Chase Brock, the choreographer for Be More Chill, a highly-buzzed new musical that opens on Broadway in February, heads a Brooklyn-based dance company which he founded in 2007.
The Chase Brock Experience’s latest dance-theater piece, The Girl with the Alkaline Eyes, which premiered last weekend at Theatre Row, is a 70-minute glance into a not-so-distant future when artificial intelligence no longer appears artificial.
Eric Dietz’s snazzy electronic score proves far more exciting than his scenario, but Brock’s smart staging and often whirlwind choreography gloss over a somewhat trite story. Lithe performers and Brock’s ace deployment of top of the line visuals also contribute to the production’s allure.
Stories about artists who fall in love with their creations are scarcely new, witness the ancient Greek myth of Pygmalion and Galatea. A prime example from the dance world is Coppelia, an 1870 ballet about a life-sized mechanical doll (which just so happens to be subtitled The Girl with the Ebony Eyes).
In Dietz’s futuristic situation, an engineer named Oliver (Spencer Ramirez), having already developed two robots with differing degrees of sophistication—designer Loren Shaw garbs the masked dancers who depict them in yellow and white plastic—at last unveils his masterpiece: Co (Yukiko Kashiki), a lovely, ultra-realistic humanoid.
Oliver becomes bereft and eventually angry when Troy (Travante S. Baker), his boss, is smitten with Co and soon takes her into his personal life. Later, confirming the warnings of an anti-robot evangelist, the melancholy Co turns out to be malevolent. The ending is not a happy one. If this story seems rather familiar, Dietz still manages to deliver several surprises along the way.
Crafted as a series of brief scenes, the scenario offers a number of striking episodes, including a visit to a nightclub, a rhapsodic interlude as Co experiences her range of motion, and an erotic dream during which Oliver replaces Co in Troy’s bed. Brock’s brisk choreography provides contrasting movements for these incidents. Perhaps Brock’s most dramatic and expressive work illuminates Oliver’s several times spent working away in virtual reality as his head, shoulders, arms, hands, and fingers rapidly gesticulate in flurries that lift and spin the rest of his body with centrifugal forcefulness.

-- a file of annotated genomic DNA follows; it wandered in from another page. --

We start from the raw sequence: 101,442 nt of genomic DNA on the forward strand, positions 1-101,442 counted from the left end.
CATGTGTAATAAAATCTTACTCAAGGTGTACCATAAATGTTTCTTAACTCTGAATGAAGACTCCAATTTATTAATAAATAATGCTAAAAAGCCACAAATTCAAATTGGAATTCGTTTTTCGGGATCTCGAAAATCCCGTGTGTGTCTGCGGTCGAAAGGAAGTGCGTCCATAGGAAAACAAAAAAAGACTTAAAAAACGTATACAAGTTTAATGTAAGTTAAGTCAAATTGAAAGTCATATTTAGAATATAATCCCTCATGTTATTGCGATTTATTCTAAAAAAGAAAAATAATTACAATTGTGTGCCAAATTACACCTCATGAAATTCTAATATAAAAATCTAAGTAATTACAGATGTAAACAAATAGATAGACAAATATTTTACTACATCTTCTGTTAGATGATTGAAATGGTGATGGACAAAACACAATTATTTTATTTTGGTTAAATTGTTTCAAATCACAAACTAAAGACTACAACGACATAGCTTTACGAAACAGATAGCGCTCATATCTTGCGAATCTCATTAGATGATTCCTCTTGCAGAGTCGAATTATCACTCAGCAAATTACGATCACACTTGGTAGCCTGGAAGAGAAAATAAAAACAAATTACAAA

Meanwhile, Dietz’s enjoyable post-minimalist score shimmers and pulsates with an echoing, electronic sheen as the music drives the story forward with anxious energy. Keyboards and strings, performed live and mixed with prerecorded music, render the attractive, Philip Glass-y score with a satisfying fullness of sound under the musical supervision of Rob Berman, the music director of the Encores! series at New York City Center.
A young six-member company, some of whom assume several roles, bounds through the work with considerable vitality. Spencer Ramirez, an athletic yet sensitive performer, delivers a vivid impression of the idealistic Oliver, who contrasts against Travante S. Baker’s surly, hedonistic Troy. Yukiko Kashiki deftly portrays the bionic beauty caught between them as an intriguing amalgam of supple physicality and an enigmatic personality.
Brock enhances his production with fine visuals. Jason Sherwood’s setting of vertical plastic strips suggests a modernistic workplace even as it mirrors the action and also at times reflects the moving projections designed by Alex Basco Koch. Brian Tovar’s lighting design relieves a dusky atmosphere with splashes of bright color and waves of illumination. And, yes, the designers manage to give the title figure her alkaline eyes of a phosphorescent blue.
The Girl with the Alkaline Eyes opened December 28, 2018, at Theatre Row and runs through January 13, 2019. Tickets and information: chasebrockexperience.com